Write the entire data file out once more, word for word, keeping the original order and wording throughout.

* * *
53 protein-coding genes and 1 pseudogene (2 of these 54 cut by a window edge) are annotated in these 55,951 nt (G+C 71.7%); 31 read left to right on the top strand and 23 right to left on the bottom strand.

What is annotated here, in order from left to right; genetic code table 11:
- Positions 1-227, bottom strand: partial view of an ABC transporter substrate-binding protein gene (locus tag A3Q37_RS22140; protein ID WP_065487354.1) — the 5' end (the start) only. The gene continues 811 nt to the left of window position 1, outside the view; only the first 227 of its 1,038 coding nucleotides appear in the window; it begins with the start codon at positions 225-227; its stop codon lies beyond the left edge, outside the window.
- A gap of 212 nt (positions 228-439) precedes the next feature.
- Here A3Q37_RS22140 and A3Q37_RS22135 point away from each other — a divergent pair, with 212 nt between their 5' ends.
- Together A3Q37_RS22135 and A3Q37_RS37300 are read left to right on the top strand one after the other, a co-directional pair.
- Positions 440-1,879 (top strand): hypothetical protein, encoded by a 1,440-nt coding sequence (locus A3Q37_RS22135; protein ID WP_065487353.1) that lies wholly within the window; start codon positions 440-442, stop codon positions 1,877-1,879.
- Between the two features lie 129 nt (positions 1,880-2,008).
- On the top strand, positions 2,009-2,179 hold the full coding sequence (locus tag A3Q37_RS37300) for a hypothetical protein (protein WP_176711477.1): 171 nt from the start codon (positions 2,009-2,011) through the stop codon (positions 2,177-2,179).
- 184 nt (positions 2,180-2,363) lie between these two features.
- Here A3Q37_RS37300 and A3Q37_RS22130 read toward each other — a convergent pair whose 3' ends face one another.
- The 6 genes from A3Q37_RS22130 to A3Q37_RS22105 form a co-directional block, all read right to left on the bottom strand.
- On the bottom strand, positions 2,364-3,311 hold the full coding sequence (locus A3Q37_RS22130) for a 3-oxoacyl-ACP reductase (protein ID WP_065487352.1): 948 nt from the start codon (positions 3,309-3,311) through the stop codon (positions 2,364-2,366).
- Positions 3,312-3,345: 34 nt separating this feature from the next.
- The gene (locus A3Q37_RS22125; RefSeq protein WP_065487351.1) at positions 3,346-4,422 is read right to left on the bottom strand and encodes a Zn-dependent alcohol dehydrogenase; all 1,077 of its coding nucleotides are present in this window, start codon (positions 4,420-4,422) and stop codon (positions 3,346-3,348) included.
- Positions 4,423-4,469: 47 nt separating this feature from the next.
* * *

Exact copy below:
53 protein-coding genes and 1 pseudogene (2 of these 54 cut by a window edge) are annotated in these 55,951 nt (G+C 71.7%); 31 read left to right on the top strand and 23 right to left on the bottom strand.

What is annotated here, in order from left to right; genetic code table 11:
- Positions 1-227, bottom strand: partial view of an ABC transporter substrate-binding protein gene (locus tag A3Q37_RS22140; protein ID WP_065487354.1) — the 5' end (the start) only. The gene continues 811 nt to the left of window position 1, outside the view; only the first 227 of its 1,038 coding nucleotides appear in the window; it begins with the start codon at positions 225-227; its stop codon lies beyond the left edge, outside the window.
- A gap of 212 nt (positions 228-439) precedes the next feature.
- Here A3Q37_RS22140 and A3Q37_RS22135 point away from each other — a divergent pair, with 212 nt between their 5' ends.
- Together A3Q37_RS22135 and A3Q37_RS37300 are read left to right on the top strand one after the other, a co-directional pair.
- Positions 440-1,879 (top strand): hypothetical protein, encoded by a 1,440-nt coding sequence (locus A3Q37_RS22135; protein ID WP_065487353.1) that lies wholly within the window; start codon positions 440-442, stop codon positions 1,877-1,879.
- Between the two features lie 129 nt (positions 1,880-2,008).
- On the top strand, positions 2,009-2,179 hold the full coding sequence (locus tag A3Q37_RS37300) for a hypothetical protein (protein WP_176711477.1): 171 nt from the start codon (positions 2,009-2,011) through the stop codon (positions 2,177-2,179).
- 184 nt (positions 2,180-2,363) lie between these two features.
- Here A3Q37_RS37300 and A3Q37_RS22130 read toward each other — a convergent pair whose 3' ends face one another.
- The 6 genes from A3Q37_RS22130 to A3Q37_RS22105 form a co-directional block, all read right to left on the bottom strand.
- On the bottom strand, positions 2,364-3,311 hold the full coding sequence (locus A3Q37_RS22130) for a 3-oxoacyl-ACP reductase (protein ID WP_065487352.1): 948 nt from the start codon (positions 3,309-3,311) through the stop codon (positions 2,364-2,366).
- Positions 3,312-3,345: 34 nt separating this feature from the next.
- The gene (locus A3Q37_RS22125; RefSeq protein WP_065487351.1) at positions 3,346-4,422 is read right to left on the bottom strand and encodes a Zn-dependent alcohol dehydrogenase; all 1,077 of its coding nucleotides are present in this window, start codon (positions 4,420-4,422) and stop codon (positions 3,346-3,348) included.
- Positions 4,423-4,469: 47 nt separating this feature from the next.